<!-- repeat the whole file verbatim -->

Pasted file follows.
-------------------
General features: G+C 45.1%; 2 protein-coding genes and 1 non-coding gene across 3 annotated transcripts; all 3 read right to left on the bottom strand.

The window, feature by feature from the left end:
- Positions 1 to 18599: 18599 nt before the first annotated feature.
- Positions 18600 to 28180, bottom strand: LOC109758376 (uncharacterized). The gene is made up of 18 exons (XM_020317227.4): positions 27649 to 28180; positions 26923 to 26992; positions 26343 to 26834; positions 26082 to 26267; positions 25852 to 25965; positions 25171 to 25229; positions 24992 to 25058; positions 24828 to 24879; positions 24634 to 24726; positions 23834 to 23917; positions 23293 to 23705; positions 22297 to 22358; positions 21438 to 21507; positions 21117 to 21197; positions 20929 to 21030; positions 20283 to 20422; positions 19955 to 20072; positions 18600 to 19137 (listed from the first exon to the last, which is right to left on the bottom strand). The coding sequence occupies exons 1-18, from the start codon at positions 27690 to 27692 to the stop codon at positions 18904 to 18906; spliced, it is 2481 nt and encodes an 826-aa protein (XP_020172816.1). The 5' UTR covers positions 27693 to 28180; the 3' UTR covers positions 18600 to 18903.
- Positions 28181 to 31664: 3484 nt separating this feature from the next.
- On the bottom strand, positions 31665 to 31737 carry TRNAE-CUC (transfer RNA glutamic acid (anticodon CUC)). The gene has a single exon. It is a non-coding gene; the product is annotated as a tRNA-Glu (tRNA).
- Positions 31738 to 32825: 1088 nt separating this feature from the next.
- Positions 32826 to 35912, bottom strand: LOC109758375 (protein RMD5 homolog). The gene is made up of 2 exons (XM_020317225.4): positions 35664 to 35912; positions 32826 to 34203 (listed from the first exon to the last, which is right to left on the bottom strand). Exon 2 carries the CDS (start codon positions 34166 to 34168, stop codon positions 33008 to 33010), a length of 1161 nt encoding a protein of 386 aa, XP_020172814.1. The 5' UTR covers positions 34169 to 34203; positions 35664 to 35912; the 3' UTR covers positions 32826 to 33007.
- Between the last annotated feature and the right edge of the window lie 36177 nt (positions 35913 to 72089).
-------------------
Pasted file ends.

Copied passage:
General features: G+C 45.1%; 2 protein-coding genes and 1 non-coding gene across 3 annotated transcripts; all 3 read right to left on the bottom strand.

The window, feature by feature from the left end:
- Positions 1 to 18599: 18599 nt before the first annotated feature.
- Positions 18600 to 28180, bottom strand: LOC109758376 (uncharacterized). The gene is made up of 18 exons (XM_020317227.4): positions 27649 to 28180; positions 26923 to 26992; positions 26343 to 26834; positions 26082 to 26267; positions 25852 to 25965; positions 25171 to 25229; positions 24992 to 25058; positions 24828 to 24879; positions 24634 to 24726; positions 23834 to 23917; positions 23293 to 23705; positions 22297 to 22358; positions 21438 to 21507; positions 21117 to 21197; positions 20929 to 21030; positions 20283 to 20422; positions 19955 to 20072; positions 18600 to 19137 (listed from the first exon to the last, which is right to left on the bottom strand). The coding sequence occupies exons 1-18, from the start codon at positions 27690 to 27692 to the stop codon at positions 18904 to 18906; spliced, it is 2481 nt and encodes an 826-aa protein (XP_020172816.1). The 5' UTR covers positions 27693 to 28180; the 3' UTR covers positions 18600 to 18903.
- Positions 28181 to 31664: 3484 nt separating this feature from the next.
- On the bottom strand, positions 31665 to 31737 carry TRNAE-CUC (transfer RNA glutamic acid (anticodon CUC)). The gene has a single exon. It is a non-coding gene; the product is annotated as a tRNA-Glu (tRNA).
- Positions 31738 to 32825: 1088 nt separating this feature from the next.
- Positions 32826 to 35912, bottom strand: LOC109758375 (protein RMD5 homolog). The gene is made up of 2 exons (XM_020317225.4): positions 35664 to 35912; positions 32826 to 34203 (listed from the first exon to the last, which is right to left on the bottom strand). Exon 2 carries the CDS (start codon positions 34166 to 34168, stop codon positions 33008 to 33010), a length of 1161 nt encoding a protein of 386 aa, XP_020172814.1. The 5' UTR covers positions 34169 to 34203; positions 35664 to 35912; the 3' UTR covers positions 32826 to 33007.
- Between the last annotated feature and the right edge of the window lie 36177 nt (positions 35913 to 72089).